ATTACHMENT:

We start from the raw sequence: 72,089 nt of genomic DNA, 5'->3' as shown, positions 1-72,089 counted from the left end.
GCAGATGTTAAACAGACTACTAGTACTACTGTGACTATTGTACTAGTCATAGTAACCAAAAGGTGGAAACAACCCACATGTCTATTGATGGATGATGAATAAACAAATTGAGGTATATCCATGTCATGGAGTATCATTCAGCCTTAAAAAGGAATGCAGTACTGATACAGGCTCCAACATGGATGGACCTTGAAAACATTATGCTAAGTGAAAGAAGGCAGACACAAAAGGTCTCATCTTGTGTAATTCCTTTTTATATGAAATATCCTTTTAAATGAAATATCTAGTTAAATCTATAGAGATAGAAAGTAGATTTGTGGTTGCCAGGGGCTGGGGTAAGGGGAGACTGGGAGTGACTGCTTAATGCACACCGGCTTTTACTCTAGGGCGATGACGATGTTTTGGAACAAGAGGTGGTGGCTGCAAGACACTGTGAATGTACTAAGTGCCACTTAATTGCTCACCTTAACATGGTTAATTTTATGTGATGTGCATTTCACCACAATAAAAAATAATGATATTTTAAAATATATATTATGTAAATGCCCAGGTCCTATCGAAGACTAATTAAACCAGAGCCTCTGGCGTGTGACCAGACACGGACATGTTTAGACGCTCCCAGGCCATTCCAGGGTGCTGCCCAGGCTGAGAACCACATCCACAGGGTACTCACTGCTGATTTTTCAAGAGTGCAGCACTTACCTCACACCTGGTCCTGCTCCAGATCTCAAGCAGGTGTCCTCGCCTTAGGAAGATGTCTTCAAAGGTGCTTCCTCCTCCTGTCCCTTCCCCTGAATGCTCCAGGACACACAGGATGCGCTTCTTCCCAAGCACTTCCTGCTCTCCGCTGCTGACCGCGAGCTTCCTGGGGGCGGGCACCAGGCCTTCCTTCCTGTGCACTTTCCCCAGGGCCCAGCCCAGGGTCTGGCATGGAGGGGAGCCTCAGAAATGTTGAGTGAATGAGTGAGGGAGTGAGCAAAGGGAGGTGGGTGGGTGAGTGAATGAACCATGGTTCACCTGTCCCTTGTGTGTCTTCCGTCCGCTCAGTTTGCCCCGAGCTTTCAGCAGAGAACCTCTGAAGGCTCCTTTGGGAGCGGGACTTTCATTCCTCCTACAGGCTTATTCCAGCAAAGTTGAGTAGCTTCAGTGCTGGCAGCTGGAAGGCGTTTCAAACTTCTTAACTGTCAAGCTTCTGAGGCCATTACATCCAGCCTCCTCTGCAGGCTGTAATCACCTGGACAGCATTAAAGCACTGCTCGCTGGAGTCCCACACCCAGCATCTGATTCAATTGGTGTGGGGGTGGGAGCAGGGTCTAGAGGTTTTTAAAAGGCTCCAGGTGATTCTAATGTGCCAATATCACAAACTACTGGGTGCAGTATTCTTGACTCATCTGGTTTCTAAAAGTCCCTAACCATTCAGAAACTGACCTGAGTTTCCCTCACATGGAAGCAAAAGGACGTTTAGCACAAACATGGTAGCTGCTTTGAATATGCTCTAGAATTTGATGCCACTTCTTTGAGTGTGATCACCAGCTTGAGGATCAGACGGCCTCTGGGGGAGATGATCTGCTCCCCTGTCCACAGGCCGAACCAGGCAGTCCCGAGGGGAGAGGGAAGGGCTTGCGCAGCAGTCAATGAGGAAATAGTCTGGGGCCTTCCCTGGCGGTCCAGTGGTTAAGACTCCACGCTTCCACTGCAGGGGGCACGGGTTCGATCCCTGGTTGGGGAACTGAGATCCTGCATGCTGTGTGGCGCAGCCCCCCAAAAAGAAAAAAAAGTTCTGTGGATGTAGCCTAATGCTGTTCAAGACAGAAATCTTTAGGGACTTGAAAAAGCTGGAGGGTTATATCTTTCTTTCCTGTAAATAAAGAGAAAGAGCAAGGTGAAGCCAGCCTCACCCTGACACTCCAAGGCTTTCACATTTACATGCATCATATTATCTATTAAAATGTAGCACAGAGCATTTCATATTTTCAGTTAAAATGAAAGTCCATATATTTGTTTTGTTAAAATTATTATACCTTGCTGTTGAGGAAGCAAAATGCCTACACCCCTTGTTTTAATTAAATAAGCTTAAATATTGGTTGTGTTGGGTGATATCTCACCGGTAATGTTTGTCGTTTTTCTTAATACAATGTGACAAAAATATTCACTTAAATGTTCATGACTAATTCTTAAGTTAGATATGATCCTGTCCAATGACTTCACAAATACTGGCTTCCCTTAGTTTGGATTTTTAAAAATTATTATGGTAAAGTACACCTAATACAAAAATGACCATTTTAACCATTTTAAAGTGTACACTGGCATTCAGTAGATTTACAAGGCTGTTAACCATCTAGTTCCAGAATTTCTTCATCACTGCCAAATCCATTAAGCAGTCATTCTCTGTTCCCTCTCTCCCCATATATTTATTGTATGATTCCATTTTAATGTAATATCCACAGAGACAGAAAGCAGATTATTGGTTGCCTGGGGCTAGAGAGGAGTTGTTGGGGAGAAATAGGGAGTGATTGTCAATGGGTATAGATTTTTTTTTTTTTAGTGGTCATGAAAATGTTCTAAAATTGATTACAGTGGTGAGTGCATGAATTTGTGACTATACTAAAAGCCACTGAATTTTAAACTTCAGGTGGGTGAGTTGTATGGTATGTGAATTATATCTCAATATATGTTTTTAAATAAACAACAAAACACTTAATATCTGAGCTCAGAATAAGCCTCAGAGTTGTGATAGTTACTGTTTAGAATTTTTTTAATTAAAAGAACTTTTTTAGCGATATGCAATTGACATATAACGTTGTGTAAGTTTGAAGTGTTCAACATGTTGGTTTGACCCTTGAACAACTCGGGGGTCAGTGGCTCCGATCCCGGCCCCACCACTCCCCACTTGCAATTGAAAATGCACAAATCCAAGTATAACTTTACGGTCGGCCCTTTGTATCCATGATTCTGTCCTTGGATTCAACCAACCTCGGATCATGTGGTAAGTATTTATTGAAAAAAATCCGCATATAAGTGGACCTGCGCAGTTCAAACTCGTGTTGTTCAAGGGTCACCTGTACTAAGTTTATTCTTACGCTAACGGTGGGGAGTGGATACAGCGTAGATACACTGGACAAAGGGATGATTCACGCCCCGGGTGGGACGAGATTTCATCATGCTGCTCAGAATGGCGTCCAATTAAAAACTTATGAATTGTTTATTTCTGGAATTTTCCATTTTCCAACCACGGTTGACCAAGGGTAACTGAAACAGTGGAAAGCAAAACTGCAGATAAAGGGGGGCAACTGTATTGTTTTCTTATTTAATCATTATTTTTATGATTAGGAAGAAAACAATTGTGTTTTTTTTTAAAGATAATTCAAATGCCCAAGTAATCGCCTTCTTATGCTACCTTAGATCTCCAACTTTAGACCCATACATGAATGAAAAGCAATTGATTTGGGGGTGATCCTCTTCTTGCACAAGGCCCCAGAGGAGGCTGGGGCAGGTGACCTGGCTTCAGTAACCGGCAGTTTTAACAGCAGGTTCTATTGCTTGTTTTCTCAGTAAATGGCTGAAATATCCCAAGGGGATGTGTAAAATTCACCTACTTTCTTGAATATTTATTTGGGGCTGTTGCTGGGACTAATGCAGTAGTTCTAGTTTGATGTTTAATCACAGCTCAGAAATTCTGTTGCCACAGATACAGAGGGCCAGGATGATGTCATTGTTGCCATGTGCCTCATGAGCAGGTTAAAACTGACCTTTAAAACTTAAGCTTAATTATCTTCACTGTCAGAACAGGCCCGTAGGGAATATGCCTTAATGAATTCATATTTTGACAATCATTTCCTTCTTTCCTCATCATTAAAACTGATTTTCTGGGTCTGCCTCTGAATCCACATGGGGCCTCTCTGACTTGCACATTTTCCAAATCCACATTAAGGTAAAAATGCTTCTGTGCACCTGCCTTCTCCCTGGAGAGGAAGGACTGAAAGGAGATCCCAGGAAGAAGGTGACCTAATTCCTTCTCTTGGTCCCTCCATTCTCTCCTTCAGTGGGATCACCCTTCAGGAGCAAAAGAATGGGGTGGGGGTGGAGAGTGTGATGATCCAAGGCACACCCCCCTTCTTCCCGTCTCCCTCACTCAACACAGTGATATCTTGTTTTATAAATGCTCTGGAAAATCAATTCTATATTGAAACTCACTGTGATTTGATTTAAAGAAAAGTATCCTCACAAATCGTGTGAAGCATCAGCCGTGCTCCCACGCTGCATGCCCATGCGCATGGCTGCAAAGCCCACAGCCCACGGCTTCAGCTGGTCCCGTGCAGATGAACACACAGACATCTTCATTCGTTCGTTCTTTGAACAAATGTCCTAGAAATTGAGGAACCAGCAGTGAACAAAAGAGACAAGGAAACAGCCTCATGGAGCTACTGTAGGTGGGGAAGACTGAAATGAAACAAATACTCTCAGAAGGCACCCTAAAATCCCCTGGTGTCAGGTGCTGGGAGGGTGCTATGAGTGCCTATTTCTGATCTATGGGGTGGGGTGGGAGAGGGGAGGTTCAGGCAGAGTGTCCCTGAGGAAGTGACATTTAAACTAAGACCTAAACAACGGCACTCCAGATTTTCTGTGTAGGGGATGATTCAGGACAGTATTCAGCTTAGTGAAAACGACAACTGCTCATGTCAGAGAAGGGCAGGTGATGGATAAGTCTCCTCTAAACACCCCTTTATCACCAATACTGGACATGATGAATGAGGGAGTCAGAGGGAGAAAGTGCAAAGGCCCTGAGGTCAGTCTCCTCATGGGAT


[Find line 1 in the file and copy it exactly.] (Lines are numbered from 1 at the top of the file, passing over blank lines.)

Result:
We start from the raw sequence: 72,089 nt of genomic DNA, 5'->3' as shown, positions 1-72,089 counted from the left end.